By Steve Weinstein
By Bryan Bierman
By Lindsey Rhoades
By Chaz Kangas
By Ben Westhoff and Sarah Purkrabek
By Jena Ardell
By Jesse Sendejas Jr.
By Katherine Turman
Lyrically, he says he took inspiration from the Japanese art of butoh dancing, where pretty much anything goes in terms of style, presentation, and structure—a somewhat abstract and pastoral approach, of course, but one not entirely metaphorical either. "I think people might be surprised about how literal I can be in my thinking," he explains. "In butoh, they're always seeking to embody other aspects of the natural world. Finding a way to, or catching a momentum that propels creative expression. I can't say it properly, but dreaming of something—dreaming of an inner life of a tree or a stone, dreaming of the mud that is within that stone—and catching that. Manifesting that expression, quite literally, in the creative process."
He quasi-apologizes for trying to explain something to me that ultimately, to him at least, isn't really something you can put into words very well. But on the serene, haunting "One Dove," the attempt is there: Antony's voice wrestles with tension and climax as he proclaims, "I see things you were too tired, too scared to see." On the similarly fraught "Another World," he solemnly lists all the things someone would miss when exiting this planet: the trees, the sun, animals, etc.—a haunting despair once again slowly transforming into something more uplifting. "You can imagine there's a dreamlike space around you," he tells me. "The past, the future could meet in a creative way—something that I wouldn't understand properly. But it carries me in a really magical way, especially as a performer. I have a hard time in the studio. I'm much more of a live performer, and I'm still just learning about the studio. When you're in front of an audience, you have a sense of abandonment. Whereas when you're in the studio, you're trying to capture something. It's hard to get lost, but sometimes you can."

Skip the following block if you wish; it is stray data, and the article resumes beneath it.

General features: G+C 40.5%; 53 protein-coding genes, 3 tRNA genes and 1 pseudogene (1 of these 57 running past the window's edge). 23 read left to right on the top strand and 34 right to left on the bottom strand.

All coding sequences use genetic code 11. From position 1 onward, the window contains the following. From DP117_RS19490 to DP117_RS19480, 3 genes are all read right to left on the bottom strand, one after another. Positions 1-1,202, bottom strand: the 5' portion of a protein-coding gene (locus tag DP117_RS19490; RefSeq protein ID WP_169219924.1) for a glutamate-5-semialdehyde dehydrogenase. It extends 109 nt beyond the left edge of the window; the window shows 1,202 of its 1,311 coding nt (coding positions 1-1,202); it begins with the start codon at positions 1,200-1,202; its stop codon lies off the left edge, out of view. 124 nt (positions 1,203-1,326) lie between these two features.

Antony and the Johnsons play Town Hall on February 19 and 20